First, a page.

Ron Shevlin wrote for Snarketing 2.0 on CurrentC.
Furthermore, let’s review again the impetus behind the MCX consortium. If merchants simply needed a place to push out more coupons and drive more business, they could have partnered with Google or Apple. But they didn’t. They set up their own payment processing capabilities, because the real impetus here is avoiding interchange fees.
Raise your hand if you want to give up on the rewards you’ve been earning on your Amex, Visa, or MasterCard credit or debit cards. I don’t see any hands in the air.
CurrentC helps retailers cut out the commission paid to credit card companies. As I have said before, consumers are more likely to prefer sticking to using credit cards. On top of the rewards you earn through your cards, there’s consumer safety through programs such as travel insurance, extended product warranties. Don’t like the product you bought with your card? Return it through the credit card’s return policy. Some credit cards run instalment policies that allows you to manage cash flow.
For CurrentC to actually be able to compete, it would have to offer consumers such attractive benefits. Otherwise, it is hard to see it succeeding.
At last year’s BAI Retail Delivery conference, I hosted a meeting of CMOs from large FIs, which featured Lee Scott, the former CEO of Walmart (who is a member of MCX). I asked Mr. Scott why, in the face of so many failed consortia before it, would MCX succeed?
He said: “I don’t know that it will, and I don’t care. As long as Visa suffers.”
BuzzFeed wrote about Uber executive Emil Michael suggesting that the company should dig up dirt on journalists who criticise Uber.
By now, you probably have read about the comments by the Michael, the backlash and Uber’s response to the incident. If you haven’t, the following sums up what he said:
Over dinner, he outlined the notion of spending “a million dollars” to hire four top opposition researchers and four journalists. That team could, he said, help Uber fight back against the press — they’d look into “your personal lives, your families,” and give the media a taste of its own medicine.
There was a particular journalist he singled out:
Michael was particularly focused on one journalist, Sarah Lacy, the editor of the Silicon Valley website PandoDaily, a sometimes combative voice inside the industry. Lacy recently accused Uber of “sexism and misogyny.” She wrote that she was deleting her Uber app after BuzzFeed News reported that Uber appeared to be working with a French escort service. “I don’t know how many more signals we need that the company simply doesn’t respect us or prioritize our safety,” she wrote.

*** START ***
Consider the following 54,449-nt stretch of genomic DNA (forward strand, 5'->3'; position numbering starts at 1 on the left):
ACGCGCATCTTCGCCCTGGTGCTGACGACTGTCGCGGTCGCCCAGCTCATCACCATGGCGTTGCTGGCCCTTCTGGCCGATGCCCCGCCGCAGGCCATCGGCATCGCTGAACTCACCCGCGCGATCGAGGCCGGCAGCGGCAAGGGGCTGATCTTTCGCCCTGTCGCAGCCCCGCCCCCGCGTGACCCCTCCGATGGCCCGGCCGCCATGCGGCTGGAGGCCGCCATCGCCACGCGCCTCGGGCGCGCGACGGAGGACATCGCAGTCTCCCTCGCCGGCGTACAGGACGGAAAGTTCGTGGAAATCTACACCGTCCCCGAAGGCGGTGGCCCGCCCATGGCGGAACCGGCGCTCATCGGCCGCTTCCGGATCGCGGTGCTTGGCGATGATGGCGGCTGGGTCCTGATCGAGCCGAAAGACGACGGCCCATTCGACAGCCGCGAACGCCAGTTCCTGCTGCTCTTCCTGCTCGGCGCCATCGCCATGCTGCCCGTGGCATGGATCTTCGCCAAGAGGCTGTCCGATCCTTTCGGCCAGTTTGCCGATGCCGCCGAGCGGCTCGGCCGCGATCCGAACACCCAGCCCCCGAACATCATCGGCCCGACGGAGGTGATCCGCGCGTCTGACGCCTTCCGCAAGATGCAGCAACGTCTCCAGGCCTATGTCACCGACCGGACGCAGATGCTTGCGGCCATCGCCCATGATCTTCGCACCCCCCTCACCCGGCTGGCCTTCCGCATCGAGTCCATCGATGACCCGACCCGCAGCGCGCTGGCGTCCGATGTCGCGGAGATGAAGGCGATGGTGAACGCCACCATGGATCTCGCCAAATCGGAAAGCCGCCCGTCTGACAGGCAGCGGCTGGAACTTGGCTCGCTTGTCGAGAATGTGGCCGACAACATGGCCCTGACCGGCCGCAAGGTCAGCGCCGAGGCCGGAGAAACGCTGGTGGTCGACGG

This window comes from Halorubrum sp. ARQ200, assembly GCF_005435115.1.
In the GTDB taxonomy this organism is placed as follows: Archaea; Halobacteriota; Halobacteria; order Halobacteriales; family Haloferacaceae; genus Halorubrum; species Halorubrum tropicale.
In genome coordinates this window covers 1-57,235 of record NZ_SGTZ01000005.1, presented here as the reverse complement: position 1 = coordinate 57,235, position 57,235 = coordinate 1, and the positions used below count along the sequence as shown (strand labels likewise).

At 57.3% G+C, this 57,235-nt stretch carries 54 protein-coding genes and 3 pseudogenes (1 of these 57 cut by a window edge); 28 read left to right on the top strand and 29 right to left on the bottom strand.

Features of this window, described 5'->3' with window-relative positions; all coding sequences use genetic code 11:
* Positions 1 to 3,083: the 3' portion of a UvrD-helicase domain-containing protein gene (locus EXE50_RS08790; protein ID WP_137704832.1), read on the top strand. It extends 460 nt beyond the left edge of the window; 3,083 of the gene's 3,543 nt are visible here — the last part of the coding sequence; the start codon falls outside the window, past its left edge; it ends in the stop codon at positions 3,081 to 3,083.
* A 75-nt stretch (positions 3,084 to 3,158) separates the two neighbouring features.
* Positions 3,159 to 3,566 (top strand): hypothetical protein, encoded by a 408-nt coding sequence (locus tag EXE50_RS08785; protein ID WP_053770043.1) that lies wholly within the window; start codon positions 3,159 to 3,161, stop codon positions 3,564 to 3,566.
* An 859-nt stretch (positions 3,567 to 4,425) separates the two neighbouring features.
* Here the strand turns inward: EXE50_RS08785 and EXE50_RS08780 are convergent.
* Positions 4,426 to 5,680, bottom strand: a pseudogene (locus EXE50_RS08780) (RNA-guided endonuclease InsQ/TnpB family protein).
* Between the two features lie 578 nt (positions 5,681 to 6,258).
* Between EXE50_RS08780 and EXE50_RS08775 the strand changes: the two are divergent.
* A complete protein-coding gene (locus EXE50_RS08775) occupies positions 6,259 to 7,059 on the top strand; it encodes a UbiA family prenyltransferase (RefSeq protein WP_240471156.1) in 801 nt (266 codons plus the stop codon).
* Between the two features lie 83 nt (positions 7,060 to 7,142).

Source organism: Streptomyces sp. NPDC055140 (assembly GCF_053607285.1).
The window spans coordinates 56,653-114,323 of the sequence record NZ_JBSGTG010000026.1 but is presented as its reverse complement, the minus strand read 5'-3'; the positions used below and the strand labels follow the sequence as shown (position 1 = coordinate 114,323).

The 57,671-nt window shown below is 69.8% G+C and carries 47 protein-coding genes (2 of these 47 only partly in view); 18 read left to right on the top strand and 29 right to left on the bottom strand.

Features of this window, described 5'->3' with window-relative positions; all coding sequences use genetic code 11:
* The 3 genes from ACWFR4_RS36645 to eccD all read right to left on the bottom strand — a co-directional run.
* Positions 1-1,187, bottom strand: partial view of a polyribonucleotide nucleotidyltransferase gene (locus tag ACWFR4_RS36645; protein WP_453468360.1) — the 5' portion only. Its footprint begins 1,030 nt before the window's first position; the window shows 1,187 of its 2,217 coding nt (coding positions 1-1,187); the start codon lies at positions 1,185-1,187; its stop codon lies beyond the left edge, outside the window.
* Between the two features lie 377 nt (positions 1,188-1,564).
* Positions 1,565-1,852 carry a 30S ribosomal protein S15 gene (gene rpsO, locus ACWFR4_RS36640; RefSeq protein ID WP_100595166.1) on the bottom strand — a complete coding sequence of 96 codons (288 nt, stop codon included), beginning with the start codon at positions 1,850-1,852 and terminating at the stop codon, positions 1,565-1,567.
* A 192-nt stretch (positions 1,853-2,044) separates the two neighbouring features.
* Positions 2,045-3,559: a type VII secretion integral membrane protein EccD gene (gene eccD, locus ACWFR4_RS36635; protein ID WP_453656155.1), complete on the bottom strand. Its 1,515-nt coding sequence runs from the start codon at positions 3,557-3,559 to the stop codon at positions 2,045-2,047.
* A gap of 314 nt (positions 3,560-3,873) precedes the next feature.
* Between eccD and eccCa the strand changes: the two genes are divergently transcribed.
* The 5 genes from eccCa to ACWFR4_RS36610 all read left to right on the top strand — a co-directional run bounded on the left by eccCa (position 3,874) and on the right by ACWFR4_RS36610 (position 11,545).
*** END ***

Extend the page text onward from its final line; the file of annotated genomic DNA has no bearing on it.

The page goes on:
At the dinner, Michael expressed outrage at Lacy’s column and said that women are far more likely to get assaulted by taxi drivers than Uber drivers. He said that he thought Lacy should be held “personally responsible” for any woman who followed her lead in deleting Uber and was then sexually assaulted.
Then he returned to the opposition research plan. Uber’s dirt-diggers, Michael said, could expose Lacy. They could, in particular, prove a particular and very specific claim about her personal life.
After receiving the strong backlash after his comments were made public, this is what Michael had to say:
The remarks attributed to me at a private dinner — borne out of frustration during an informal debate over what I feel is sensationalistic media coverage of the company I am proud to work for — do not reflect my actual views and have no relation to the company’s views or approach. They were wrong no matter the circumstance and I regret them.
How can he make a statement and then go on to say that they do not reflect his views? I don’t buy that.
Especially not from someone who would say this:
At the Waverly Inn dinner, it was suggested that a plan like the one Michael floated could become a problem for Uber.
Michael responded: “Nobody would know it was us.”
Does that sound frightening to you? If you are unaware, any Uber employee is able to track your location using an internal tool called God View. Do they do it on the assumption that nobody would know they are doing it?
So how did the Uber’s CEO Travis Kalanick respond to all this?
He then goes on to tweet about values and Uber’s commitment to the community. But nothing close to an apology. Don’t even expect Michael to be fired. Someone who “showed a lack of leadership, a lack of humanity, and a departure from [Uber’s] values and ideals” will remain a senior executive because “his duties here at Uber do not involve communications strategy or plans and are not representative in any way of the company approach.”
I’m not sure about you but I would be very cautious when it comes to using the services of a company that has shown no respect for the privacy of its customers.
Michael suggested vengeance and investor Ashton Kutcher defends it by calling the journalist ‘shady’ with no facts to back his claim.
Uber needs to understand that it is not simply about how good a service you provide. Your ethics and integrity is as important as the quality of services rendered.
Aaron Pressman wrote on Yahoo Finance about Apple Pay siding with the credit card industry over consumer interests.
Apple has regularly delighted its customers with cool products on its way to becoming the most valuable company in the United States. But it hasn’t always stood up for its customers’ best economic interests.
Let’s be clear here. Apple Pay’s decision to side with the credit card industry is against the interests of retailers, not consumers. Consumers get to enjoy the incentives of using a credit card and that draws people to use them. You get to air miles or points that you can redeem for rewards, and some credit card companies give cash rebates.
Part of the reason retailers want to avoid Apple Pay is to gain access to the customer information so they are able to tailor their marketing profile to the customer. By using Apple Pay, customer details remain private during a transaction. How is this considered against consumer interests?
Paul Ford wrote on The New Yorker about the group that rules the web.